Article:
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Record is going, thrill already gone

The joy is gone. The astonishment of milestones set by Babe Ruth — Babe Ruth — being eclipsed is gone. The thrill of 1998 is definitely gone.

And I bet chicks no longer dig the long ball.

The home run, so in vogue eight short years ago when fans were held rapt by Mark McGwire and Sammy Sosa, is now so last century. Barry Bonds' attempts at tying Ruth for second all-time on the home run list weren't even selling out in San Francisco before this weekend's set with the rival Dodgers.

Bonds went 0-for-3 on Saturday and remained at 713.

As for the declining interest in the home run, steroids certainly have played a large part. They have so dominated the headlines the past six years that it's hard to believe anyone isn't using them. The pathetic parade in front of Congress did nothing to ease the concerns, not when McGwire refused to talk about the past, Sosa pretended he didn't speak English and Rafael Palmeiro waved his finger in denial even as steroids were likely in his body.

Bonds, who admitted that he "unknowingly" used steroids to the grand jury in the BALCO case, wasn't in Washington, D.C., that day.

But his reputation hasn't survived, either.

The evidence that Bonds — a great player angered at having been passed by good players who were cheating — made a conscious decision to transform his body with steroids is overwhelming.

From the day McGwire was discovered to have been using andro through today, the allure of the home run has been undone by the very people hitting them.

The bottom line is that the accomplishments of McGwire and Sosa and Bonds just don't seem special anymore. They seem manufactured and contrived. Confessed steroids distributor Victor Conte somehow seems as responsible for Bonds' success as the slugger himself.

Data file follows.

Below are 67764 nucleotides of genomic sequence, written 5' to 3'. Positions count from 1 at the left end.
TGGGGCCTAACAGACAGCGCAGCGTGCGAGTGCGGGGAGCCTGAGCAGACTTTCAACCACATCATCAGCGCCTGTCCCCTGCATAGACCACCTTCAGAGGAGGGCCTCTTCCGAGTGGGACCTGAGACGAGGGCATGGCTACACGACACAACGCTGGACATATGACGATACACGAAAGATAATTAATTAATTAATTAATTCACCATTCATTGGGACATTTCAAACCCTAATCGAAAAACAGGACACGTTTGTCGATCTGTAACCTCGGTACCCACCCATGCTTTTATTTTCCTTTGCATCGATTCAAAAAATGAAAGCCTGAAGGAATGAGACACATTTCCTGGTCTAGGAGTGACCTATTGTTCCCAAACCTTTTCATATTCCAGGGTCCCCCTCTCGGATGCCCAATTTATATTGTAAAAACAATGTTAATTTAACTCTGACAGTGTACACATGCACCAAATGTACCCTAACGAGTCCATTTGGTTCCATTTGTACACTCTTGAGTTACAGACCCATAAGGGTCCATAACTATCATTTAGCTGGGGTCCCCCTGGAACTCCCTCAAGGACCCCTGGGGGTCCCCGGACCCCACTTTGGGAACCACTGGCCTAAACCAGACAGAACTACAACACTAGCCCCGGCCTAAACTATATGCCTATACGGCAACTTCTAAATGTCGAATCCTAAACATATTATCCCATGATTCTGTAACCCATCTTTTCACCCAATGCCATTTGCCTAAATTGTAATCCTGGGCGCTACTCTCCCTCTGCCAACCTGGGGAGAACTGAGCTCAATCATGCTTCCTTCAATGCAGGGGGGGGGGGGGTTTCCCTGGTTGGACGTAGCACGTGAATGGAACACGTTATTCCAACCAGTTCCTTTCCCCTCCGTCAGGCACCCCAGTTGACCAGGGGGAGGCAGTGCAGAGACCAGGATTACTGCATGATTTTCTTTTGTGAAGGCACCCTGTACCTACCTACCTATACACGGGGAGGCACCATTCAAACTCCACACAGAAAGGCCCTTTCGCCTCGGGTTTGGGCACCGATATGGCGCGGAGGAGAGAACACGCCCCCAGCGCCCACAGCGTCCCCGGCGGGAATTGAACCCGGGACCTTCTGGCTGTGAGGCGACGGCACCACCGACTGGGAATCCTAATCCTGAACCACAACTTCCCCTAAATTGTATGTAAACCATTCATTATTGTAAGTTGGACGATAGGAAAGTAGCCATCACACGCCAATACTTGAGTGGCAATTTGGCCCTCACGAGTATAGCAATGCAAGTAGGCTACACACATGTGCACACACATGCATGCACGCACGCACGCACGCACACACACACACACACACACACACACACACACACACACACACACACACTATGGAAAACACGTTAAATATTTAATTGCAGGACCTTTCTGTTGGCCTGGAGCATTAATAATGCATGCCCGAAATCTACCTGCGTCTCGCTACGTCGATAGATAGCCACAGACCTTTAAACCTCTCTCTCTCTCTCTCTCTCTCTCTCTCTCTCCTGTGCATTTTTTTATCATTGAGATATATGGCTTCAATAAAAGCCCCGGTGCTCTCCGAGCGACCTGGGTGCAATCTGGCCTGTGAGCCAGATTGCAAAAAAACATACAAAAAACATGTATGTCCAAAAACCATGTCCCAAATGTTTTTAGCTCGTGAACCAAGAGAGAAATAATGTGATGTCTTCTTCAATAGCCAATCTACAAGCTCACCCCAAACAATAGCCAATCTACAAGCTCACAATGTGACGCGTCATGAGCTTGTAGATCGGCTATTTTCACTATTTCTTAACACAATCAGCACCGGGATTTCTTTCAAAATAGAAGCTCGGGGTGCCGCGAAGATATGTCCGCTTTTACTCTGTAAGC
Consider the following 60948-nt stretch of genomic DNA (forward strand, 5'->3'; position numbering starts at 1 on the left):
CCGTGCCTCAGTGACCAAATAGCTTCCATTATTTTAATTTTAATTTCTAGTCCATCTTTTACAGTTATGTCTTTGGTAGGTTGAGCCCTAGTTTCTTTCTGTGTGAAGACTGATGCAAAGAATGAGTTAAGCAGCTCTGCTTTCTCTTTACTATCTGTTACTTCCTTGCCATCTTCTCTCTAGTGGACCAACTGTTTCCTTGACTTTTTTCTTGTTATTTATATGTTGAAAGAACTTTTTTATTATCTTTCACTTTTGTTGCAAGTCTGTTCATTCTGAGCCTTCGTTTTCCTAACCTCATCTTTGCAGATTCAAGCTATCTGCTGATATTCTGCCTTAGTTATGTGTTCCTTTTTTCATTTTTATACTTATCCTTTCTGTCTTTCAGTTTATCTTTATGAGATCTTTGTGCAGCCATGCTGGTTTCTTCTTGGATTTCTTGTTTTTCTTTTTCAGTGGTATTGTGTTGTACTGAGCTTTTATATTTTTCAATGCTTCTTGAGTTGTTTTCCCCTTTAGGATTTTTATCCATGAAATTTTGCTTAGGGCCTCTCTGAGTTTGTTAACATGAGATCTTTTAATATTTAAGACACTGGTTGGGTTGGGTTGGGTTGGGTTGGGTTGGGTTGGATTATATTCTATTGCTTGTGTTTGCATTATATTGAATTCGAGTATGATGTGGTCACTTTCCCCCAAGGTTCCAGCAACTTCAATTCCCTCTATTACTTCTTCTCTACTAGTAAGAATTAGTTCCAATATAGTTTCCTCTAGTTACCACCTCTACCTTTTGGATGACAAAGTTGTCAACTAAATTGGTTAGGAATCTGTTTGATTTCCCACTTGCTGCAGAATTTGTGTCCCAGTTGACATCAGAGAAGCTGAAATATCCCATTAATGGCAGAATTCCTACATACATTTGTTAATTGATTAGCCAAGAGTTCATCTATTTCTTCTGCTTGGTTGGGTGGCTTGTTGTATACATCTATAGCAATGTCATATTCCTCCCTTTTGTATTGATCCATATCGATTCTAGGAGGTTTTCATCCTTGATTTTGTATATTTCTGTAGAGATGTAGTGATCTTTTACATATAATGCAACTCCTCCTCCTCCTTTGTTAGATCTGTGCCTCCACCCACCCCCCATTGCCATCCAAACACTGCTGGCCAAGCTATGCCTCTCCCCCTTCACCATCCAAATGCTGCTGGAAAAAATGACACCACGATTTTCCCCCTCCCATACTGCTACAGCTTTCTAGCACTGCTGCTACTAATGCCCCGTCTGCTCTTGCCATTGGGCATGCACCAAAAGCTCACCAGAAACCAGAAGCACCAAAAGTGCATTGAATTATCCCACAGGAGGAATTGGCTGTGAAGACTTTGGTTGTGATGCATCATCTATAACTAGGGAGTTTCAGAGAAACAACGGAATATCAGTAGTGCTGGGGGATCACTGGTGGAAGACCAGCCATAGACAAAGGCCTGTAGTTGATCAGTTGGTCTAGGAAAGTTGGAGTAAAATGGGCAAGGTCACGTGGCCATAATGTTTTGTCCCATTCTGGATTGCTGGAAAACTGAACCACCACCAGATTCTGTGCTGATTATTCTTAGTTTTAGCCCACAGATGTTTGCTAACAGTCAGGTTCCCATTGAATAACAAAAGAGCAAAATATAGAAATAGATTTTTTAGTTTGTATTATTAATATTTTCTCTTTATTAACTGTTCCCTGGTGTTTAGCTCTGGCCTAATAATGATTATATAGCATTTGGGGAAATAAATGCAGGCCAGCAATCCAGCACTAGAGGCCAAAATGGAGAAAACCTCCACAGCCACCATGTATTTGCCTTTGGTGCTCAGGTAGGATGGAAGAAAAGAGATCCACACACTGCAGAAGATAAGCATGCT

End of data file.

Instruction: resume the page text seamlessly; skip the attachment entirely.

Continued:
It's not, however, just the steroids.

It's Bonds' surly personality. He was arguably the best player in baseball in the 1990s. (Ken Griffey Jr. fans will argue). But he was not loved, beloved or even liked. As he has aged, Bonds has become less likeable, more standoffish and harder to embrace.

But even if it were Griffey Jr. or another more affable star stalking Ruth and Hank Aaron, the last decade's overwhelming quantity of home runs — and the endless highlights — have turned

the once-amazing feat into routine.

In his time, Ruth was hitting more home runs than entire teams. Each home run was an event, something magical that didn't happen every day. Now it happens dozens of times a day with everyone from Bonds to the batboy hitting one out.

We should have seen this coming, the steroids and the overkill. Like in 1996, when Baltimore's Brady Anderson clubbed 50 home runs. Or in 1998 when San Diego's Greg Vaughn matched him. Or in 2001 when Arizona's Luis Gonzalez drilled 57. Or when Palmeiro, once traded because the Cubs believed he would never hit for power, amassed nine consecutive seasons of 38 or more home runs.

Uniqueness makes events special. It's why newspapers don't report on every fender-bender, but the 20-car pileup makes it on the front page. Dog bites man. So what? Man bites dog. Now that's a story.

Home runs, even by Bonds as he approaches history, seem to fit in the dog bites man category now. All of which make it difficult to get all that excited about Bonds' amazing home run total or his chase of Ruth, a mythical American figure.

A true comparison of Ruth vs. Bonds on the field, is futile.

Ruth, playing against only white, American-born players, didn't have to deal with specialized relief pitching, West Coast travel, night games or getting pitched around because of a certain guy named Gehrig.

Bonds, even while leaving out his admitted use of steroids, has the advantages of improved sports medicine, computer scouting, bright white baseballs for each at-bat and rock-hard maple bats.

But Ruth changed baseball — the way the game was played, its popularity, its importance. He didn't invent the home run, but he might as well have.

Now Bonds and his generation of enhanced sluggers have done the unimaginable. Not only is Ruth being pushed out of the record books, they've made the home run mundane.

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